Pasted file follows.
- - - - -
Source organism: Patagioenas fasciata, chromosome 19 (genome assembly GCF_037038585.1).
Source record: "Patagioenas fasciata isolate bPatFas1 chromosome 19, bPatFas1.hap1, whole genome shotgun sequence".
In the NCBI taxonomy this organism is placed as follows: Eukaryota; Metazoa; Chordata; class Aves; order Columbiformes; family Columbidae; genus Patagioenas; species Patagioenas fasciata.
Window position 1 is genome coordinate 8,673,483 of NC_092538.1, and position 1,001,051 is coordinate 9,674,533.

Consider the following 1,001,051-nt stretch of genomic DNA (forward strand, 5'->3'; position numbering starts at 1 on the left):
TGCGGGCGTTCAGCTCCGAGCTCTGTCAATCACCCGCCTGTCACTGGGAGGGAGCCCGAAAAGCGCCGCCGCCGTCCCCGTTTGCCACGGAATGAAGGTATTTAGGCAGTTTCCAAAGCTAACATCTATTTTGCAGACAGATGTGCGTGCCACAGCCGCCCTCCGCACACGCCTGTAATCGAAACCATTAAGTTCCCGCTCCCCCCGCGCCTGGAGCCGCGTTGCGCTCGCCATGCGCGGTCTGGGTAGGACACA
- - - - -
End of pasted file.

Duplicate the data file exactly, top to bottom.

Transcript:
Source organism: Patagioenas fasciata, chromosome 19 (genome assembly GCF_037038585.1).
Source record: "Patagioenas fasciata isolate bPatFas1 chromosome 19, bPatFas1.hap1, whole genome shotgun sequence".
In the NCBI taxonomy this organism is placed as follows: Eukaryota; Metazoa; Chordata; class Aves; order Columbiformes; family Columbidae; genus Patagioenas; species Patagioenas fasciata.
Window position 1 is genome coordinate 8,673,483 of NC_092538.1, and position 1,001,051 is coordinate 9,674,533.

Consider the following 1,001,051-nt stretch of genomic DNA (forward strand, 5'->3'; position numbering starts at 1 on the left):
TGCGGGCGTTCAGCTCCGAGCTCTGTCAATCACCCGCCTGTCACTGGGAGGGAGCCCGAAAAGCGCCGCCGCCGTCCCCGTTTGCCACGGAATGAAGGTATTTAGGCAGTTTCCAAAGCTAACATCTATTTTGCAGACAGATGTGCGTGCCACAGCCGCCCTCCGCACACGCCTGTAATCGAAACCATTAAGTTCCCGCTCCCCCCGCGCCTGGAGCCGCGTTGCGCTCGCCATGCGCGGTCTGGGTAGGACACA